On this day: Women Demonstrate in Scotland

_The_Great_Procession_and_Women's_Demonstration_,_1909_on_Princes_Street,_EdinburghThe Great Procession and Women's Demonstration - Edinburgh. 9th October 1909. Scotland. Women's Suffrag

This photograph shows the so-called Great Procession and Women’s Demonstration that took place in Edinburgh, Scotland on the 9th of October, 1909.

Amongst the banners being carried are those calling for Votes for Women. Women in the United Kingdom were not given equal voting rights as men until 1928.

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Scotland 1917

January 1917: A group of women in Leith, Midlothian, Scotland paint the hull of a Royal Navy Motor Launch with anti-fouling paint on a snowy day. First World War.

Leith, Midlothian, Scotland_Art_IWMART1364 January 1917 First World War One A group of women at work painting the hull of a Royal Navy Motor Launch with anti-fouling paint.

Christmas 1941

Christmas_dinner_celebrations_on_board_HMS_WESTMINSTER_at_Rosyth,_December_1941__A6484Christmas dinner celebrations on board HMS Westminster at Rosyth, Scotland. 25th December 1941. Roya

Source

Christmas dinner celebrations on board HMS Westminster on the 25th of December, 1941, while the warship was docked at Rosyth, Scotland. The ship served in – and survived – both the First and Second World Wars, and was then sold for scrap in 1947.

One Hundred Years Ago

The German Fleet at Anchor off Inchkeith, Firth of Forth - after the Surrender, 22nd November 1918. First World War One War Art. Scotland. Britain.

Source

This painting, created in 1919, shows the German fleet surrendered in Scotland in 1918, eleven days after the end of the First World War. The caption by Britain’s Imperial War Museum is below:

The German Fleet at Anchor off Inchkeith, Firth of Forth – after the Surrender, 22nd November 1918.

On this day: a Rail Disaster in London

 

The scene looking south over the aftermath of the Harrow and Wealdstone train crash on 8 October 1952. The United Kingdom's worst peacetime rail disaster.

The United Kingdom’s worst peacetime rail disaster occurred at London’s Harrow and Wealdstone station on the 8th of October, 1952.

The scene looking south over the aftermath of the Harrow and Wealdstone train crash on 8 October 1952.Rescue workers around wrecked coaches after the Harrow and Wealdstone train crash on

112 people were killed when the City of Glasgow – an express train from Perth, Scotland – crashed into the back of a local passenger train at rush hour. The wreckage covered other rail lines, resulting in a third train – another express – to crash.

The scene looking south over the aftermath of the Harrow and Wealdstone train crash on 8 October 1952. The badly damaged locomotive of the Perth express train No. 46242 Coronation Class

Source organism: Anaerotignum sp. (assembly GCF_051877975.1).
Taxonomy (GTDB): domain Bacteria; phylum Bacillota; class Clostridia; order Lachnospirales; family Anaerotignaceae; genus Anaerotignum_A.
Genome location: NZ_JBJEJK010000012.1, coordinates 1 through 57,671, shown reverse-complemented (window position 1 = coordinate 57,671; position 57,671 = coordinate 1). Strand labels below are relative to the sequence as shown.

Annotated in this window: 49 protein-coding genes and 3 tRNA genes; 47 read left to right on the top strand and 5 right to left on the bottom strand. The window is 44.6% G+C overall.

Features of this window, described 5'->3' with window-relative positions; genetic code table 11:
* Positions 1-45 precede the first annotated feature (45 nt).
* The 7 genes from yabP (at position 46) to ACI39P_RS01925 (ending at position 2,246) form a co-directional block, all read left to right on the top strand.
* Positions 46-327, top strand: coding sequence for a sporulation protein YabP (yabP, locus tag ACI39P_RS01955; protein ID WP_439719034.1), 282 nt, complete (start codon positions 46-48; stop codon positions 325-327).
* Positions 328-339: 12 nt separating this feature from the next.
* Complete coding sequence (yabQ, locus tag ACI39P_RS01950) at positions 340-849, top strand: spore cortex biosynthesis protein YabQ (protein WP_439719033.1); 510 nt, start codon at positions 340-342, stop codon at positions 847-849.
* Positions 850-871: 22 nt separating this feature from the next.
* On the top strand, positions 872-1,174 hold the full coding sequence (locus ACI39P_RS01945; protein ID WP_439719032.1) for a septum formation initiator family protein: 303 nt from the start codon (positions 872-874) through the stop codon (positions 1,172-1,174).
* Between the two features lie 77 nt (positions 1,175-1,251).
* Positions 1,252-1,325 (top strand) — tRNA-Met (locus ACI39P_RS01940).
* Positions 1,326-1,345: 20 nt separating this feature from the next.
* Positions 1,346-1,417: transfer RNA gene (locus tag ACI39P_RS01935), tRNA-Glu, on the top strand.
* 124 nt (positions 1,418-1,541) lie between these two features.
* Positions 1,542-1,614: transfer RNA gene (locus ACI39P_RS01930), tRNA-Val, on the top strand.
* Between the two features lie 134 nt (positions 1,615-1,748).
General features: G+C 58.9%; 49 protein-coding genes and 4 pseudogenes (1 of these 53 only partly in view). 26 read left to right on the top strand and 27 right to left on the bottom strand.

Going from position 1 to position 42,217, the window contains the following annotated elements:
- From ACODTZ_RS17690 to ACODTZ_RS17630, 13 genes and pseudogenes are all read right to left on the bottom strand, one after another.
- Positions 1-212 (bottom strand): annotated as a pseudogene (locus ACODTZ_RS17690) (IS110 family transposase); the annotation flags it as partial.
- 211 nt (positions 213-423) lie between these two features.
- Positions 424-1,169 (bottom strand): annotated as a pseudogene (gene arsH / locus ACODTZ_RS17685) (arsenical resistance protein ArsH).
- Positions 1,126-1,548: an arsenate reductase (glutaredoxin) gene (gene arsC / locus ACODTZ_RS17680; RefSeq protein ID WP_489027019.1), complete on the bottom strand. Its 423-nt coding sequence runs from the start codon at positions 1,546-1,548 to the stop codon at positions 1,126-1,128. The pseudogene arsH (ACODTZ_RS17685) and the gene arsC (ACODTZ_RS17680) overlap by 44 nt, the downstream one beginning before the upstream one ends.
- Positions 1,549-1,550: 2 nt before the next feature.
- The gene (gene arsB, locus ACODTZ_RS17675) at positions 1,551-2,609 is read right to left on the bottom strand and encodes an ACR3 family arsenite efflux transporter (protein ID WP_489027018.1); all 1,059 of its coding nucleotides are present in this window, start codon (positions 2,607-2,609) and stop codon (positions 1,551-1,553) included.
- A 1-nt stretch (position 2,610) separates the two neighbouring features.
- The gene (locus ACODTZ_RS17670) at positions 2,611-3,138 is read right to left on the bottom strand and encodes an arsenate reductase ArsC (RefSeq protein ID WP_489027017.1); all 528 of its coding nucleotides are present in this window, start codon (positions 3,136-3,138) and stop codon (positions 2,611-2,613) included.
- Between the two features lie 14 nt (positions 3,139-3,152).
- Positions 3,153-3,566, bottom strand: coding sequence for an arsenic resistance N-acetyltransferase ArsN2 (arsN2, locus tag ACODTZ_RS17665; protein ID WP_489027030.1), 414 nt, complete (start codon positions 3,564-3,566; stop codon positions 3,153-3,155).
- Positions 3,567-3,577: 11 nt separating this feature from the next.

The wrecked City of Glasgow.

In addition to over a hundred deaths, 340 other people were injured, with 88 transported to hospital for treatment.

The overturned second Liverpool locomotive No. 46202 and wrecked coaches after the Harrow and Wealdstone train crash on 8 October 1952.

An investigation found that the driver of the Perth train missed three signals before crashing, but as those involved were killed, the reason for this was never discovered.

On this day: Troops on the March

The_Race_To_the_Sea,_September-october_1914_First World War 5th October 1914 French Cavalry passing the 1st Battalion, Cameronians (Scottish Rifles), with the rest of the 19th Brigade, t

The march to the sea. First World War.

5th October 1914: French Cavalry on the march pass troops of the 1st Battalion, Cameronians (Scottish Rifles). The British soldiers slept hidden during the day and marched at night.

Germany had declared war on France two months earlier. The photograph is credited to British Army officer Robert Cotton Money (1888-1985).

On this day: the birth of the Duchess of Northumberland

Elizabeth Diana Percy, Duchess of Northumberland (née Montagu Douglas Scott; 20 January 1922 – 19 September 2012)

Photographed as a teenager in 1935.

Elizabeth Diana Percy, Duchess of Northumberland (née Montagu Douglas Scott) was born on the 20th of January, 1922, to parents the future Duke and Duchess of Buccleuch.

During the Second World War she served in both the Civil Nursing Reserve and the Women’s Royal Naval Service, and worked on the RMS Mauretania and in Australia.

She married Hugh Percy, 10th Duke of Northumberland in 1946 and went on to have seven children. Her husband ascended to the title after his brother, the 9th Duke, was killed in action in the war in 1940.

The Duchess outlived her husband, dying in Surrey, England in 2012.